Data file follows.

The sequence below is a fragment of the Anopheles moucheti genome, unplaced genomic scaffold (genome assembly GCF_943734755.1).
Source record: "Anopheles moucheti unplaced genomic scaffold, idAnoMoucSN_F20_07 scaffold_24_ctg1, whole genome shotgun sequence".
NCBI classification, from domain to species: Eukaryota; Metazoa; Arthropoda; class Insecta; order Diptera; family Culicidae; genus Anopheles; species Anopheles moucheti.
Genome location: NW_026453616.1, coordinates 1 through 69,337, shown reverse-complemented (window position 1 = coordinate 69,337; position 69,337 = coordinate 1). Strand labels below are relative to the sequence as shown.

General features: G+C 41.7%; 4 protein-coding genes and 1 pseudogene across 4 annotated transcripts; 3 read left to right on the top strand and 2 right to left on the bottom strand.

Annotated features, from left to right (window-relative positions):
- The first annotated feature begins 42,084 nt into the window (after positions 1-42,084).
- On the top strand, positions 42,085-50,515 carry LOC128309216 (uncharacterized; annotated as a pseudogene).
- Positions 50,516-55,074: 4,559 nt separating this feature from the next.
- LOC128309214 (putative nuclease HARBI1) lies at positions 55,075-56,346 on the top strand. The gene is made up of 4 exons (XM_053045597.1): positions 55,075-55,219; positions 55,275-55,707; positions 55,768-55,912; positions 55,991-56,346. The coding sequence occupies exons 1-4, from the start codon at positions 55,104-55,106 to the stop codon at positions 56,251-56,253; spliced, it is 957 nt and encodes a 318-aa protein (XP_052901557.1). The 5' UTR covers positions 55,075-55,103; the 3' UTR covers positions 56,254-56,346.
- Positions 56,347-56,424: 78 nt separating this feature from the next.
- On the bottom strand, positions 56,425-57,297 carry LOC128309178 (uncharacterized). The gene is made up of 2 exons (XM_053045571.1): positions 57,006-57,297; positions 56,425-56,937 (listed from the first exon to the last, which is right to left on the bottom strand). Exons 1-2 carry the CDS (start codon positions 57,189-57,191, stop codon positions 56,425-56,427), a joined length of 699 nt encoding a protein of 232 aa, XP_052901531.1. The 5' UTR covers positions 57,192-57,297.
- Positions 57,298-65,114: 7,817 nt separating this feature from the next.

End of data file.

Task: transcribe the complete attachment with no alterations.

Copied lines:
The sequence below is a fragment of the Anopheles moucheti genome, unplaced genomic scaffold (genome assembly GCF_943734755.1).
Source record: "Anopheles moucheti unplaced genomic scaffold, idAnoMoucSN_F20_07 scaffold_24_ctg1, whole genome shotgun sequence".
NCBI classification, from domain to species: Eukaryota; Metazoa; Arthropoda; class Insecta; order Diptera; family Culicidae; genus Anopheles; species Anopheles moucheti.
Genome location: NW_026453616.1, coordinates 1 through 69,337, shown reverse-complemented (window position 1 = coordinate 69,337; position 69,337 = coordinate 1). Strand labels below are relative to the sequence as shown.

General features: G+C 41.7%; 4 protein-coding genes and 1 pseudogene across 4 annotated transcripts; 3 read left to right on the top strand and 2 right to left on the bottom strand.

Annotated features, from left to right (window-relative positions):
- The first annotated feature begins 42,084 nt into the window (after positions 1-42,084).
- On the top strand, positions 42,085-50,515 carry LOC128309216 (uncharacterized; annotated as a pseudogene).
- Positions 50,516-55,074: 4,559 nt separating this feature from the next.
- LOC128309214 (putative nuclease HARBI1) lies at positions 55,075-56,346 on the top strand. The gene is made up of 4 exons (XM_053045597.1): positions 55,075-55,219; positions 55,275-55,707; positions 55,768-55,912; positions 55,991-56,346. The coding sequence occupies exons 1-4, from the start codon at positions 55,104-55,106 to the stop codon at positions 56,251-56,253; spliced, it is 957 nt and encodes a 318-aa protein (XP_052901557.1). The 5' UTR covers positions 55,075-55,103; the 3' UTR covers positions 56,254-56,346.
- Positions 56,347-56,424: 78 nt separating this feature from the next.
- On the bottom strand, positions 56,425-57,297 carry LOC128309178 (uncharacterized). The gene is made up of 2 exons (XM_053045571.1): positions 57,006-57,297; positions 56,425-56,937 (listed from the first exon to the last, which is right to left on the bottom strand). Exons 1-2 carry the CDS (start codon positions 57,189-57,191, stop codon positions 56,425-56,427), a joined length of 699 nt encoding a protein of 232 aa, XP_052901531.1. The 5' UTR covers positions 57,192-57,297.
- Positions 57,298-65,114: 7,817 nt separating this feature from the next.